Japan on Monday started vaccinating medical workers against swine flu, which is known to have killed 27 people in the country, the health ministry said.
The country has a limited supply of the domestically-made vaccine, with doses for about 1.18 million people available in the first batch as Japan heads into the autumn-winter flu season, a ministry official said.
"Pregnant women and those with chronic diseases are the next priority group and will start getting the vaccination from early November," the official said. "Babies and small children will follow, starting in late December."
But as of Monday, only 23 prefectures began the vaccinations while 23 other prefectures plan to kick off the programme later this week, with Tokyo starting some time after October 26, the ministry said.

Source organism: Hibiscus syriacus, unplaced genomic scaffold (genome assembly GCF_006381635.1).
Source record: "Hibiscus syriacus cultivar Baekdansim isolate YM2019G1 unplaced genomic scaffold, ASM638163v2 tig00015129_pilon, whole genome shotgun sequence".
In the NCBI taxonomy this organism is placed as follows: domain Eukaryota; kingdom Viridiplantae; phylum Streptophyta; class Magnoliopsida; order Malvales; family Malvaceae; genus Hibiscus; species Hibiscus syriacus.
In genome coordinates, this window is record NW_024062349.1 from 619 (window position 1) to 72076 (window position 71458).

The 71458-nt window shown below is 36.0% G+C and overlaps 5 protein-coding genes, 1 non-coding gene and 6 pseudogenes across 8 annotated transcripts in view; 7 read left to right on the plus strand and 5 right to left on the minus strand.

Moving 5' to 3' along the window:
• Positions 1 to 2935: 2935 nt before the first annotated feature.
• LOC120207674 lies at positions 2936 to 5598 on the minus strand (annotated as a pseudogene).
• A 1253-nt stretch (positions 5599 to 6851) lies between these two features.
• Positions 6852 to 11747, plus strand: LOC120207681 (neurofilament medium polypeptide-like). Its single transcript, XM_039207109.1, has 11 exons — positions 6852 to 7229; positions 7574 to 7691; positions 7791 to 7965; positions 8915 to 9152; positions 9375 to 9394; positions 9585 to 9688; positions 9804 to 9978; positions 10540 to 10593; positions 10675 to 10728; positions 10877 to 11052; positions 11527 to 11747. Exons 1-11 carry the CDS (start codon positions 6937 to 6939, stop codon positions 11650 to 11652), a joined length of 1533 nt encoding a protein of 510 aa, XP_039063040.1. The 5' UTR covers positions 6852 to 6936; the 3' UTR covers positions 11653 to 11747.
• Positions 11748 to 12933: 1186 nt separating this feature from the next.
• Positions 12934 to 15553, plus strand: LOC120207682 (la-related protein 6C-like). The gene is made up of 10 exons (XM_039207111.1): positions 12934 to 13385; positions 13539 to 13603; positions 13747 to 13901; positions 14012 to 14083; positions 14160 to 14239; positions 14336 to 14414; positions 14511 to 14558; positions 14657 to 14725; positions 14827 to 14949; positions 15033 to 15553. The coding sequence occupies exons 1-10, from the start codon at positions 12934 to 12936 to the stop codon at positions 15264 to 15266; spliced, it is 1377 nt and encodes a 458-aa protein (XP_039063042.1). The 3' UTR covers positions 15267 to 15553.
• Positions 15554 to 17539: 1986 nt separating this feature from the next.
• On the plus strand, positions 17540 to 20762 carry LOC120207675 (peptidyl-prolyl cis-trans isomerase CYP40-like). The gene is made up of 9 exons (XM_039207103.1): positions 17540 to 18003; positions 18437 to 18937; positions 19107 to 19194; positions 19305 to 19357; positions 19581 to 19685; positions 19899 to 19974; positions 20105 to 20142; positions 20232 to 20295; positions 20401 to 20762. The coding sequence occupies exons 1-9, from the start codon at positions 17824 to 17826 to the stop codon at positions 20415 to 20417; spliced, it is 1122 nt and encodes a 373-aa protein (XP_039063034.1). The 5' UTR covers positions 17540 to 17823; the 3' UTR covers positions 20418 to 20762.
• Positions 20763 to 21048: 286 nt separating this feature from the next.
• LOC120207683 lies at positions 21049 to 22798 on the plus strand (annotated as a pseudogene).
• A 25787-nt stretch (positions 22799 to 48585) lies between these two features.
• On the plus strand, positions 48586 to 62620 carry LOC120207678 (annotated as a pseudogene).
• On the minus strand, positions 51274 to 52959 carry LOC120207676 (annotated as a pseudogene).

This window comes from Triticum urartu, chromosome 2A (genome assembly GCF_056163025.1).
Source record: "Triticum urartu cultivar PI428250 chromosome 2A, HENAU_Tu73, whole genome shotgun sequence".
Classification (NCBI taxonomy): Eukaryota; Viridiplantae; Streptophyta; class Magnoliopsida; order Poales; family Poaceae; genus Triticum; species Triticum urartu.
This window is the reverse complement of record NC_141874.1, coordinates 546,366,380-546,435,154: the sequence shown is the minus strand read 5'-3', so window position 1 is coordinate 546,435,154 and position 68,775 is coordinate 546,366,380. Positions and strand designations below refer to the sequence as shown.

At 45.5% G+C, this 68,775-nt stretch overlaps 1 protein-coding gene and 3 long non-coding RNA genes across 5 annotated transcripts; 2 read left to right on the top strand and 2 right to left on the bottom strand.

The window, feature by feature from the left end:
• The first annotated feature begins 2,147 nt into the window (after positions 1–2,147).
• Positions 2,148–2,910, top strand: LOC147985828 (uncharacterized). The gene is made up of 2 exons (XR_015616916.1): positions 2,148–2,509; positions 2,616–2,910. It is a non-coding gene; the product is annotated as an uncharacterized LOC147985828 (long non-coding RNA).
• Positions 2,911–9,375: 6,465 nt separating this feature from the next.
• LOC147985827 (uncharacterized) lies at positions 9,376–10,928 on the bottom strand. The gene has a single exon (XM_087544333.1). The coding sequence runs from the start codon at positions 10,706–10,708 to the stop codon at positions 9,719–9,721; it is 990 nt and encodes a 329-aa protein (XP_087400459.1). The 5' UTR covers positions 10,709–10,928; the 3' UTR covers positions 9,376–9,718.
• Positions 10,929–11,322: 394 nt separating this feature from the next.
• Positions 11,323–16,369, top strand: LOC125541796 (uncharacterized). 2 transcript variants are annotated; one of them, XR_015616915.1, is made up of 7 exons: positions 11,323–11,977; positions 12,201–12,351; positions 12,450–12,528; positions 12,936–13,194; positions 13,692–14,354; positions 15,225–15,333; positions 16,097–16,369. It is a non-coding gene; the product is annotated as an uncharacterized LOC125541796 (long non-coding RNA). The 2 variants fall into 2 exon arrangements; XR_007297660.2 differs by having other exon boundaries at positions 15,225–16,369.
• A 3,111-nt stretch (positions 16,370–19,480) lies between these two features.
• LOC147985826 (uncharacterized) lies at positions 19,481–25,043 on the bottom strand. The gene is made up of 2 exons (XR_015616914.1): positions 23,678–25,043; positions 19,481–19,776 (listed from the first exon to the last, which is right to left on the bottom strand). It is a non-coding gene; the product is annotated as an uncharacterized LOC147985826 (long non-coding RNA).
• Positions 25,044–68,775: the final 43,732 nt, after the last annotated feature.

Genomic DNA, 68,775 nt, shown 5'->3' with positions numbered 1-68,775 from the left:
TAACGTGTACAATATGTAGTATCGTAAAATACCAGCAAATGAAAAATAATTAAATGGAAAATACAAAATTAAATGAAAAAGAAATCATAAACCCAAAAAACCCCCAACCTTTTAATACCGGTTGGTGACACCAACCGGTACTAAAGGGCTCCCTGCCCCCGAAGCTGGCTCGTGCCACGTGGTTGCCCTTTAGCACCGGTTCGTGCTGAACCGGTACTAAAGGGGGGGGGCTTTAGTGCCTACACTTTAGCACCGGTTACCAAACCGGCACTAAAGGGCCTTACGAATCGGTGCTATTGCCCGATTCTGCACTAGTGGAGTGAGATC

"We have a lot more doctors and hospitals in Tokyo, which means we need more time for preparation," a Tokyo official said.
In western Osaka prefecture, nearly 180,000 medical workers are waiting for the shot, with local officials worried about a supply shortage.
The A(H1N1) virus is believed to have first entered Japan in May, and government officials fear the pandemic will spread further in the coming influenza season.